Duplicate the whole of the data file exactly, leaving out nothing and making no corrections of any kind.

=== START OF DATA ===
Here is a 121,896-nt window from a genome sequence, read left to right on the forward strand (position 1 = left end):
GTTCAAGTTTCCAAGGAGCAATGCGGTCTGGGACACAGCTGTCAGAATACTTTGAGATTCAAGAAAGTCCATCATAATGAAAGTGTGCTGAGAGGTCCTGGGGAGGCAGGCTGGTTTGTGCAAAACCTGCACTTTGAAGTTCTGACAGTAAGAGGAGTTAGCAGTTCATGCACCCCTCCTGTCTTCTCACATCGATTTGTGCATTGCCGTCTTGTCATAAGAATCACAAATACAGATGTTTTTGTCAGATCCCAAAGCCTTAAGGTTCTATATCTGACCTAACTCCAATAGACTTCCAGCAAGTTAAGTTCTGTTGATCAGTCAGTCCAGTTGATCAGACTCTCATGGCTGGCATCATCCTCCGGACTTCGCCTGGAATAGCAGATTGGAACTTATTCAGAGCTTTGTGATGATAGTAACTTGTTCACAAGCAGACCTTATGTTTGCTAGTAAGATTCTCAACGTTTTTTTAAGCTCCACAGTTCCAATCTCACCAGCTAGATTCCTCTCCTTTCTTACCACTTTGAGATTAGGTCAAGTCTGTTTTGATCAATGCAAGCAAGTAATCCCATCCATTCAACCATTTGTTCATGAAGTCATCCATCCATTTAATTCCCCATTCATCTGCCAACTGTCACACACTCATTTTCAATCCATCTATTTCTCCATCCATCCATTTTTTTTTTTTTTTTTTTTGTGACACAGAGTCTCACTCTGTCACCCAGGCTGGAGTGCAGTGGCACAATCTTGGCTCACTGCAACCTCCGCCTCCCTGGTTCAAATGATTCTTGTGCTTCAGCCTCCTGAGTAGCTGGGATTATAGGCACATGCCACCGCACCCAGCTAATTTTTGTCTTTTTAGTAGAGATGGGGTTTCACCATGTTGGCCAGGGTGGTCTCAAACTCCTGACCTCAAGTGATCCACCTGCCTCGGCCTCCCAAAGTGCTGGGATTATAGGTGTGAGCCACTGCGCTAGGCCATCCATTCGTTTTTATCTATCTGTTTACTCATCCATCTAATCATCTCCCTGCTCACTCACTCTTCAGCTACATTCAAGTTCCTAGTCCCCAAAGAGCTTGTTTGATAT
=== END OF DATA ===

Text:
Here is a 121,896-nt window from a genome sequence, read left to right on the forward strand (position 1 = left end):
GTTCAAGTTTCCAAGGAGCAATGCGGTCTGGGACACAGCTGTCAGAATACTTTGAGATTCAAGAAAGTCCATCATAATGAAAGTGTGCTGAGAGGTCCTGGGGAGGCAGGCTGGTTTGTGCAAAACCTGCACTTTGAAGTTCTGACAGTAAGAGGAGTTAGCAGTTCATGCACCCCTCCTGTCTTCTCACATCGATTTGTGCATTGCCGTCTTGTCATAAGAATCACAAATACAGATGTTTTTGTCAGATCCCAAAGCCTTAAGGTTCTATATCTGACCTAACTCCAATAGACTTCCAGCAAGTTAAGTTCTGTTGATCAGTCAGTCCAGTTGATCAGACTCTCATGGCTGGCATCATCCTCCGGACTTCGCCTGGAATAGCAGATTGGAACTTATTCAGAGCTTTGTGATGATAGTAACTTGTTCACAAGCAGACCTTATGTTTGCTAGTAAGATTCTCAACGTTTTTTTAAGCTCCACAGTTCCAATCTCACCAGCTAGATTCCTCTCCTTTCTTACCACTTTGAGATTAGGTCAAGTCTGTTTTGATCAATGCAAGCAAGTAATCCCATCCATTCAACCATTTGTTCATGAAGTCATCCATCCATTTAATTCCCCATTCATCTGCCAACTGTCACACACTCATTTTCAATCCATCTATTTCTCCATCCATCCATTTTTTTTTTTTTTTTTTTTGTGACACAGAGTCTCACTCTGTCACCCAGGCTGGAGTGCAGTGGCACAATCTTGGCTCACTGCAACCTCCGCCTCCCTGGTTCAAATGATTCTTGTGCTTCAGCCTCCTGAGTAGCTGGGATTATAGGCACATGCCACCGCACCCAGCTAATTTTTGTCTTTTTAGTAGAGATGGGGTTTCACCATGTTGGCCAGGGTGGTCTCAAACTCCTGACCTCAAGTGATCCACCTGCCTCGGCCTCCCAAAGTGCTGGGATTATAGGTGTGAGCCACTGCGCTAGGCCATCCATTCGTTTTTATCTATCTGTTTACTCATCCATCTAATCATCTCCCTGCTCACTCACTCTTCAGCTACATTCAAGTTCCTAGTCCCCAAAGAGCTTGTTTGATAT